8. If they have anything published, share it with the entire world

There is no better way to show your support than to share a writer's content. It says, "I care about this person and I care about what they have to say." Their heart is guaranteed to be yours if you help their voice be heard.

9. Don't get overwhelmed by all the words they throw at you

Writers are just wordy people. They have a lot to say all the time. Don't take it as them being extra, embrace the fact that they want to tell you everything they're thinking.

Cover Image Credit: Lovianna Blackwell

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How My Mental Health Affects My Love Life

This is for the boy who told me I didn't have it put together.
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In light of Valentine's Day, I've been thinking about my own (nonexistent) love life. Now, when I say nonexistent, I mean it wholeheartedly. I'm the girl my guy friends turn to and ask "You got any single friends?" Without fail, my answer is "No, I am the single friend."

I come from a very conservative Christian background and many of the people I know got married fairly young. A decent number of my friends from church are either engaged, married, or expecting. It's not that you're expected to get married young, but oftentimes that's how it ends up happening. Men will return from their mission and be engaged or married within a year. So as a nineteen year old who has never been in a serious relationship, I feel like I'm falling behind.

I've been in exactly one (one month long) relationship in my life, which is what inspired me to write this article. When the boy in question was breaking up with me, he made a point of telling me that I "don't have everything put together." Needless to say, that did not go over well with me at all.

First of all, NO ONE has everything put together. We try to act like we do, but in reality we're all struggling in our own ways. It's what makes us human.

Second of all, who was he to tell me that I don't have everything put together? Granted, I don't have everything put together, but it still was not his place to make that judgement. I'm the only one who can decide if I have it "put together." This statement of his particularly set me off because I may still be struggling, but I'm doing significantly better than I was a year ago.

As someone with bipolar disorder, I have major reservations when it comes to dating. I tend to form emotional attachments rather quickly, which can sometimes get me into trouble. Like I said, I've only been in one official "relationship" before, but it's not the only time I've ever come close to dating someone. I've "talked to" (for lack of a better word, I hate that phrase) a few boys, only to be ghosted or led on. It's become something of a pattern in my life and let me tell you, it doesn't feel good.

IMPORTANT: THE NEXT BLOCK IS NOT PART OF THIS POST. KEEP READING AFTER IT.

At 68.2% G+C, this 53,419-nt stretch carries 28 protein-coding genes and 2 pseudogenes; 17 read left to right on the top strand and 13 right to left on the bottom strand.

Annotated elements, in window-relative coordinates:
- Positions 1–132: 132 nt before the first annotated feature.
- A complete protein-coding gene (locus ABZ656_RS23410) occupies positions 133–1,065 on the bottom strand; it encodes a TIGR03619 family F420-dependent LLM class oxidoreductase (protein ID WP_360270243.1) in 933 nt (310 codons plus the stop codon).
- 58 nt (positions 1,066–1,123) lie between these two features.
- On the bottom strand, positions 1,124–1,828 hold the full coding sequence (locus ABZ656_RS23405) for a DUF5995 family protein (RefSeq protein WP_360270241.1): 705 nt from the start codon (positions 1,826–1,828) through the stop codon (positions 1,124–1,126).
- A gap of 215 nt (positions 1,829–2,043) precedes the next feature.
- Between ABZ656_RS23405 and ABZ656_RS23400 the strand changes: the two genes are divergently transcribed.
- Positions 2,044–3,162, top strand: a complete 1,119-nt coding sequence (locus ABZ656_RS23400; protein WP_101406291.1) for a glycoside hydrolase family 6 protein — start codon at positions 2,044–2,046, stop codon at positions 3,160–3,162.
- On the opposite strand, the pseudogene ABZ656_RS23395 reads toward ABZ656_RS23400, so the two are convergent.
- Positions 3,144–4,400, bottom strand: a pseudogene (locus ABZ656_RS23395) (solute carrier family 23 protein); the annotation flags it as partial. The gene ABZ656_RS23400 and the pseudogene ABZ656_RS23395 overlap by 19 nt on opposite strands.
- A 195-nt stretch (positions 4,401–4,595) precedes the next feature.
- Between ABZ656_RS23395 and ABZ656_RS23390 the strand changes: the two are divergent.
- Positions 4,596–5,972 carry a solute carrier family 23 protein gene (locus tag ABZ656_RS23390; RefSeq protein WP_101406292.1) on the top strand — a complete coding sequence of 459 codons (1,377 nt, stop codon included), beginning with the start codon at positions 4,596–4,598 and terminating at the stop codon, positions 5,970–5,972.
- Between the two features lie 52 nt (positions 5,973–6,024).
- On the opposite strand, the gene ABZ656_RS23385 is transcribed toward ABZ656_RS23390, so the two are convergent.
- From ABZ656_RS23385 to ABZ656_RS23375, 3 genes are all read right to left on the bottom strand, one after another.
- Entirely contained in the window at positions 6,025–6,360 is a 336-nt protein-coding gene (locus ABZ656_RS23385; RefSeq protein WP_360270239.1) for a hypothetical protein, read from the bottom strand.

When I get ghosted, or when a guy leads me on for a while only to tell me he's not interested or whatever his excuse is, I start doubting myself. What makes me so undatable? Am I not attractive/smart/funny enough? No, it's probably the bipolar disorder. That, plus my anxiety and constant need for reassurance.

I begin to worry that it's because I'm too needy, too "moody," too much to handle. I shut myself off to people because I assume that that's how things are going to end--with them finding some flaw, some deal breaker, and deciding that it's not worth the effort of being with me. I get so scared that my mental health will be a deal breaker. But why should that be the case?

Answer: it shouldn't. No one should have those doubts about themself, especially over things that can't necessarily be controlled. I can't control the fact that I have anxiety and bipolar disorder, just like people can't control their height or their eye color. It would be stupid not to date someone because they have blue eyes and you want someone with green eyes, would it not? So why miss out on dating an amazing person just because they struggle with their mental health?

Just because someone is struggling with something that you don't understand doesn't mean that they're not worth your time. Take the time to understand them, love them, and appreciate them, even if it seems like you're taking a risk. Who knows? It could be the best risk you'll ever take.

Cover Image Credit: Pexels